Coming to grips with intelligent machines

Technologists head to San Francisco to discuss the benefits and risks of AI and how to deal with computers that are smarter than humans.

Some technologists believe that rapid advancement in computer hardware and software could at some point lead to a hazy future for humans.

The so-called point of technological singularity has a number of definitions. In one, it's the point at which advances in artificial intelligence bring about self-improving machines that are smarter than humans. The idea has been played out to a dark extreme in popular science fiction books and movies like The Matrix, in which AI machines rule the world and turn humans into the fleshy equivalent of batteries.

A correction was made to this story. Read below for details.

Scary scenarios aside, a group of accomplished technologists and investors will gather this weekend at the two-day Singularity Summit to discuss the benefits and risks of advancing artificial intelligence, technical issues surrounding accelerating technology in many fields, and what to do in the event that machines one day outthink humans.

"There are different definitions of singularity. But the most useful way to think about it is that we're in a period of accelerating technology change that our species has never faced before," said Christine Peterson, vice president of Foresight Nanotech Institute, a public interest group focused on advanced technology. "So the question is how do we address the issue of change so rapid that it becomes difficult to project how it will affect us?"

Sure to spark lively conversation, the conference will be held at San Francisco's Palace of Fine Arts and will draw such speakers as Rodney Brooks, professor of robotics at the Massachusetts Institute of Technology and CTO of iRobot; Steve Jurvetson, managing director of venture firm Draper Fisher Jurvetson; and Peter Norvig, Google's director of research and the former head of the NASA Ames computational group. Norvig wrote the book on artificial intelligence that most collegiate computer science students read, Artificial Intelligence: A Modern Approach.

"So the question is how do we address the issue of change so rapid that it becomes difficult to project how it will affect us?"
--Christine Peterson, vice president, Foresight Nanotech Institute

Peter Thiel, co-founder of PayPal and president of venture group Clarium Capital Management, will play host to the event, which is put on by The Singularity Institute. Thiel, who also bankrolled the social network Facebook, has invested $500,000 in The Singularity Institute, a 5-year-old research and event nonprofit formed to address issues around AI.

Thiel has said in a statement: "It has been predicted for a long time that AI is right around the corner, and it's taking longer than many people thought it would, with many disappointments along the way. However, it's clear that there's a massive set of issues happening, and people who don't think there's something important going on are living in a fantasy, and need to wake up."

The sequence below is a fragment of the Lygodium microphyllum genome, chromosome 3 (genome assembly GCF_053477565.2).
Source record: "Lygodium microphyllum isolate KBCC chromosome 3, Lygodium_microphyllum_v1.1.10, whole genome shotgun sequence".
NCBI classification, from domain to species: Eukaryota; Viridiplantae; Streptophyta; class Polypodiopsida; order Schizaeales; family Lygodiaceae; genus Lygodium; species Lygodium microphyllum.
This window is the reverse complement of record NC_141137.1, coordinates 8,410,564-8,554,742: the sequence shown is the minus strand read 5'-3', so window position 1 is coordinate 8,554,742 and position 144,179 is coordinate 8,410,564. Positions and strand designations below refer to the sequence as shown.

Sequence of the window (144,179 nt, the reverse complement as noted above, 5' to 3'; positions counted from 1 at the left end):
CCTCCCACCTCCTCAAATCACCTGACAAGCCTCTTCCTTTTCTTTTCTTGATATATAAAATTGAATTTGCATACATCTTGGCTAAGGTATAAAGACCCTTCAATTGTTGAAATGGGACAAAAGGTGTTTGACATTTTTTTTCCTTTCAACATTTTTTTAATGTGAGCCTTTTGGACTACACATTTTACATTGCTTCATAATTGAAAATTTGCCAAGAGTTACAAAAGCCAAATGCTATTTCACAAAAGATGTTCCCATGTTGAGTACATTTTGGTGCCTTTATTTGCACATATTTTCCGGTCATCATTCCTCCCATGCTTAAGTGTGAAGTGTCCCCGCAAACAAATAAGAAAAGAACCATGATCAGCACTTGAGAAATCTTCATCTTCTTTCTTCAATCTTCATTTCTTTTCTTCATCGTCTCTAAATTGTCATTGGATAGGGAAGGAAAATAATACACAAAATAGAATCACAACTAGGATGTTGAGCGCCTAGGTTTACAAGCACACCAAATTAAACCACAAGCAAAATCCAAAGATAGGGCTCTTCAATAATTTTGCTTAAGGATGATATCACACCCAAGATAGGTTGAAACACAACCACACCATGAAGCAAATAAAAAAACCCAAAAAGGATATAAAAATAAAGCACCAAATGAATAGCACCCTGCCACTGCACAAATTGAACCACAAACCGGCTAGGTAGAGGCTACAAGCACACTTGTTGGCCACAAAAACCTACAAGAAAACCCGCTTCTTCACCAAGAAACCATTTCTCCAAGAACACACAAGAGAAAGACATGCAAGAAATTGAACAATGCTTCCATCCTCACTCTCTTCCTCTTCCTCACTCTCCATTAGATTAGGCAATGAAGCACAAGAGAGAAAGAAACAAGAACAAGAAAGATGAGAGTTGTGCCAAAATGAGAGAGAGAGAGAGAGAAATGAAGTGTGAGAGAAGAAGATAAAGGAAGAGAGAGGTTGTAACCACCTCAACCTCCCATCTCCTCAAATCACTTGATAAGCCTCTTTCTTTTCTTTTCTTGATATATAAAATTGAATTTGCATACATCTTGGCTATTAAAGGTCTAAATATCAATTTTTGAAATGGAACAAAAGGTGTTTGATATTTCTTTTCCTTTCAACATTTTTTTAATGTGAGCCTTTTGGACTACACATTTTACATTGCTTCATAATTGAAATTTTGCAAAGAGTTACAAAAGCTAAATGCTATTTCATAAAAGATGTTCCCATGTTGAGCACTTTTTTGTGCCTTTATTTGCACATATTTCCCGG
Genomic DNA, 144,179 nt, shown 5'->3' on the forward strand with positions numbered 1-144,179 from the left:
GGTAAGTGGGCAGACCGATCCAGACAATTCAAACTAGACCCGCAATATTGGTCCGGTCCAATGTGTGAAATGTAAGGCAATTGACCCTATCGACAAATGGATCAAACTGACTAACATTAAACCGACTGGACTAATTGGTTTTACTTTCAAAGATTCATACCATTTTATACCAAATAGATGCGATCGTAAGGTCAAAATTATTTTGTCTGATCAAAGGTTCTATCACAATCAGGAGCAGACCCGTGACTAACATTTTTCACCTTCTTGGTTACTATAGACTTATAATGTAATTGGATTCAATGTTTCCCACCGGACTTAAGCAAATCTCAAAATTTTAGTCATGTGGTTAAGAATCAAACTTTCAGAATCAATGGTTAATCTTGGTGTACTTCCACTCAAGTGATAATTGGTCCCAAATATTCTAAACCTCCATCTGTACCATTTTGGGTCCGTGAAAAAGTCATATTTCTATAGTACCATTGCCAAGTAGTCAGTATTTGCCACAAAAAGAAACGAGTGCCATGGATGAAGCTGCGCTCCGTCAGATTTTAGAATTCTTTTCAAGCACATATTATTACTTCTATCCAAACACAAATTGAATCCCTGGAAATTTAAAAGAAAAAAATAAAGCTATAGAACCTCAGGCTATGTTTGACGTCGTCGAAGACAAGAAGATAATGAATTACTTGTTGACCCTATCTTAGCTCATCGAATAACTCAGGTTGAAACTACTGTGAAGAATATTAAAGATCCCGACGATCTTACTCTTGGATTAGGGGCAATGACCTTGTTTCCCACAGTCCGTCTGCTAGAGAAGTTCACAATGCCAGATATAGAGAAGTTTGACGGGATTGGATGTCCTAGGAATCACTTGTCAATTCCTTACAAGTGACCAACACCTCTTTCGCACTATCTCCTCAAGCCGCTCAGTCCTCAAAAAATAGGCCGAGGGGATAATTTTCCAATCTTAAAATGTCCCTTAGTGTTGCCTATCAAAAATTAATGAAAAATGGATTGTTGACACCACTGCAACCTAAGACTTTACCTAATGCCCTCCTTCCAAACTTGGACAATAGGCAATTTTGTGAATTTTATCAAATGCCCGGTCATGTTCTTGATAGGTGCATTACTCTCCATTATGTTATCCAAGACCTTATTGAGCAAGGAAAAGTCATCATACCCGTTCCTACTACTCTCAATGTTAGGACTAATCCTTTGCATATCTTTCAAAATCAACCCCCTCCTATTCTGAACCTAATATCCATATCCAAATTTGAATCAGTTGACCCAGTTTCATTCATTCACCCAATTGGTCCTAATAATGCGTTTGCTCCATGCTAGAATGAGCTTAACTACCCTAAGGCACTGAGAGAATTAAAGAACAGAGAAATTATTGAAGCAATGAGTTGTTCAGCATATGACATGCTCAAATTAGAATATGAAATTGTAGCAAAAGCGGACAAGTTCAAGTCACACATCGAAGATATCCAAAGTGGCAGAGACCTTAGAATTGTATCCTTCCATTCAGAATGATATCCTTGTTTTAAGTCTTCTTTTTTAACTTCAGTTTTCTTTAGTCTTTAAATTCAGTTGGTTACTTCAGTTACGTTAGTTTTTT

AI is hardly the first technological advancement in recent years to cause concern among both well-respected scientists and alarmists. In 2000, Sun co-founder and programming extraordinaire Bill Joy wrote an article for Wired magazine that served as a call to arms for people worried about the effects of nanotechnology. In 2002, Jurassic Park author Michael Crichton wrote an entertaining if implausible novel called Prey about killer nanodevices. Five years later, work on nanotechnology continues, but the fear--at least publicly--has subsided.

No plurality on singularity

To be sure, the idea behind the technological singularity is controversial, with many skeptics.

Introduced decades ago, the concept has been written about by futurists and . In the sixties, British statistician I.J. Good wrote about an "intelligence explosion" that would produce a self-improving computing system. In the 1990s, computer scientist and science fiction author Vernor Vinge predicted a coming technological singularity brought about by developments like bioengineering and brain-computer interfaces such as retinal implants.

Futurist Ray Kurzweil, director of the Singularity Institute, has predicted a future in which human brains will be teeming with robots that can augment intelligence and transport people into virtual reality realms or enable people to back up their own childhood memories. (Kurzweil, who can't attend the event this year, will give a 30-minute talk via videoconference on Sunday.)

Other speakers at the event include Barney Pell, co-founder and CEO of natural language search engine Powerset; Wendell Wallach, lecturer at Yale Interdisciplinary Center for Bioethics; and Paul Saffo, a lecturer at Stanford University.

"The summit is about how we may be developing technology that could expand beyond intelligence as we know it. And that could be shaped in either a favorable way or it could swing the other way. It will depend on the choices we make," said Tyler Emerson, chair of the summit and executive director of the Singularity Institute for Artificial Intelligence.

Peterson, who spoke at last year's inaugural event and who will speak again this year, said that the 2007 summit has a more serious tone with a longer schedule.

She added: "It's a great conference for skeptics, they'd have a blast. Some of the brightest minds in the world will be there."

Correction: An earlier version of this article misstated the amount of Peter Thiel's investment in The Singularity Institute. He has invested $500,000.
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